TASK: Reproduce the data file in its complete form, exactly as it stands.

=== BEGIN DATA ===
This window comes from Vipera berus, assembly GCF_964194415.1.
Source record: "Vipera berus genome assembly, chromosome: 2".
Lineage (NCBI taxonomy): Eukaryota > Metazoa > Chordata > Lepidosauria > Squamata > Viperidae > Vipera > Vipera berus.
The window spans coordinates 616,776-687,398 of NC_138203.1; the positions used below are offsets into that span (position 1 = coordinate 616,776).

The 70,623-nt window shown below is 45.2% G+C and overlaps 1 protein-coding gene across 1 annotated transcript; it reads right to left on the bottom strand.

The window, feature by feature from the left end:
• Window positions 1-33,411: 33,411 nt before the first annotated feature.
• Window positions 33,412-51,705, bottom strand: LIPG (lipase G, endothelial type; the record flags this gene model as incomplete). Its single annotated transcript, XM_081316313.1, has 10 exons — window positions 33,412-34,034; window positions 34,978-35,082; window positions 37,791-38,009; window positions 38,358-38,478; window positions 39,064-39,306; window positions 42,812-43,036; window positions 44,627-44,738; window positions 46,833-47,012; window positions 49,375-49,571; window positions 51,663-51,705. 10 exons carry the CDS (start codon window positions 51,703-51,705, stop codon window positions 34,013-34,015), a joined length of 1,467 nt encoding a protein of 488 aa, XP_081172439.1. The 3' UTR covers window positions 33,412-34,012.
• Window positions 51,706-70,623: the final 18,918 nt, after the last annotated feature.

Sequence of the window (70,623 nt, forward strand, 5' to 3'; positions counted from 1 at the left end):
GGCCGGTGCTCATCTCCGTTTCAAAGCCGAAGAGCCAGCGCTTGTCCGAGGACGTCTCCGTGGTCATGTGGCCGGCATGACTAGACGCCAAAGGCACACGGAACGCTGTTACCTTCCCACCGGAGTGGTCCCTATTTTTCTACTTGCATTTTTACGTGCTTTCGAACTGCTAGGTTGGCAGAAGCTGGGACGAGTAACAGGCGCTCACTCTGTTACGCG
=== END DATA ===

This window comes from Vipera berus, assembly GCF_964194415.1.
Source record: "Vipera berus genome assembly, chromosome: 2".
Lineage (NCBI taxonomy): Eukaryota > Metazoa > Chordata > Lepidosauria > Squamata > Viperidae > Vipera > Vipera berus.
The window spans coordinates 616,776-687,398 of NC_138203.1; the positions used below are offsets into that span (position 1 = coordinate 616,776).

The 70,623-nt window shown below is 45.2% G+C and overlaps 1 protein-coding gene across 1 annotated transcript; it reads right to left on the bottom strand.

The window, feature by feature from the left end:
• Window positions 1-33,411: 33,411 nt before the first annotated feature.
• Window positions 33,412-51,705, bottom strand: LIPG (lipase G, endothelial type; the record flags this gene model as incomplete). Its single annotated transcript, XM_081316313.1, has 10 exons — window positions 33,412-34,034; window positions 34,978-35,082; window positions 37,791-38,009; window positions 38,358-38,478; window positions 39,064-39,306; window positions 42,812-43,036; window positions 44,627-44,738; window positions 46,833-47,012; window positions 49,375-49,571; window positions 51,663-51,705. 10 exons carry the CDS (start codon window positions 51,703-51,705, stop codon window positions 34,013-34,015), a joined length of 1,467 nt encoding a protein of 488 aa, XP_081172439.1. The 3' UTR covers window positions 33,412-34,012.
• Window positions 51,706-70,623: the final 18,918 nt, after the last annotated feature.

Sequence of the window (70,623 nt, forward strand, 5' to 3'; positions counted from 1 at the left end):
GGCCGGTGCTCATCTCCGTTTCAAAGCCGAAGAGCCAGCGCTTGTCCGAGGACGTCTCCGTGGTCATGTGGCCGGCATGACTAGACGCCAAAGGCACACGGAACGCTGTTACCTTCCCACCGGAGTGGTCCCTATTTTTCTACTTGCATTTTTACGTGCTTTCGAACTGCTAGGTTGGCAGAAGCTGGGACGAGTAACAGGCGCTCACTCTGTTACGCG